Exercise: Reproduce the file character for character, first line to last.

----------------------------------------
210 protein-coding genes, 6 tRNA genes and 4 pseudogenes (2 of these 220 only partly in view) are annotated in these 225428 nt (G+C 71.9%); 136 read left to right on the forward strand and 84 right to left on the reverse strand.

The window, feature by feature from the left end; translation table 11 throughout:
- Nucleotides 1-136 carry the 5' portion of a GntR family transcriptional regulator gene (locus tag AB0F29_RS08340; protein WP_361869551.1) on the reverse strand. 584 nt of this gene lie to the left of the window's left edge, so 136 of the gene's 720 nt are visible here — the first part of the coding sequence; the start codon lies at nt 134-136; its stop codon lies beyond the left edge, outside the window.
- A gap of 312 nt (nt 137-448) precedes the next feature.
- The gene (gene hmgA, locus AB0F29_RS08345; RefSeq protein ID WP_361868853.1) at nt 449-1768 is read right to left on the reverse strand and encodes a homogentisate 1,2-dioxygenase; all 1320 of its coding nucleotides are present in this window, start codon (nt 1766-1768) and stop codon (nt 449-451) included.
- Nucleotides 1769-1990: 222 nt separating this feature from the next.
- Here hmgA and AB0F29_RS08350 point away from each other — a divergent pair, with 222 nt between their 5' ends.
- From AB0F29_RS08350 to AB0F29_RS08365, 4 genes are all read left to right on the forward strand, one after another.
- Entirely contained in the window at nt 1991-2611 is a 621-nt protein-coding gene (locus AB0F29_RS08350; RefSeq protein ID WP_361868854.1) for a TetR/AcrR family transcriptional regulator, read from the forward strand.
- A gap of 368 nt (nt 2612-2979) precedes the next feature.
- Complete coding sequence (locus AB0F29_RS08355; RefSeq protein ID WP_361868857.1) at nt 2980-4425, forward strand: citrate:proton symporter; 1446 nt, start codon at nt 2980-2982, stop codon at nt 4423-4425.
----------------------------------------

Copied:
210 protein-coding genes, 6 tRNA genes and 4 pseudogenes (2 of these 220 only partly in view) are annotated in these 225428 nt (G+C 71.9%); 136 read left to right on the forward strand and 84 right to left on the reverse strand.

The window, feature by feature from the left end; translation table 11 throughout:
- Nucleotides 1-136 carry the 5' portion of a GntR family transcriptional regulator gene (locus tag AB0F29_RS08340; protein WP_361869551.1) on the reverse strand. 584 nt of this gene lie to the left of the window's left edge, so 136 of the gene's 720 nt are visible here — the first part of the coding sequence; the start codon lies at nt 134-136; its stop codon lies beyond the left edge, outside the window.
- A gap of 312 nt (nt 137-448) precedes the next feature.
- The gene (gene hmgA, locus AB0F29_RS08345; RefSeq protein ID WP_361868853.1) at nt 449-1768 is read right to left on the reverse strand and encodes a homogentisate 1,2-dioxygenase; all 1320 of its coding nucleotides are present in this window, start codon (nt 1766-1768) and stop codon (nt 449-451) included.
- Nucleotides 1769-1990: 222 nt separating this feature from the next.
- Here hmgA and AB0F29_RS08350 point away from each other — a divergent pair, with 222 nt between their 5' ends.
- From AB0F29_RS08350 to AB0F29_RS08365, 4 genes are all read left to right on the forward strand, one after another.
- Entirely contained in the window at nt 1991-2611 is a 621-nt protein-coding gene (locus AB0F29_RS08350; RefSeq protein ID WP_361868854.1) for a TetR/AcrR family transcriptional regulator, read from the forward strand.
- A gap of 368 nt (nt 2612-2979) precedes the next feature.
- Complete coding sequence (locus AB0F29_RS08355; RefSeq protein ID WP_361868857.1) at nt 2980-4425, forward strand: citrate:proton symporter; 1446 nt, start codon at nt 2980-2982, stop codon at nt 4423-4425.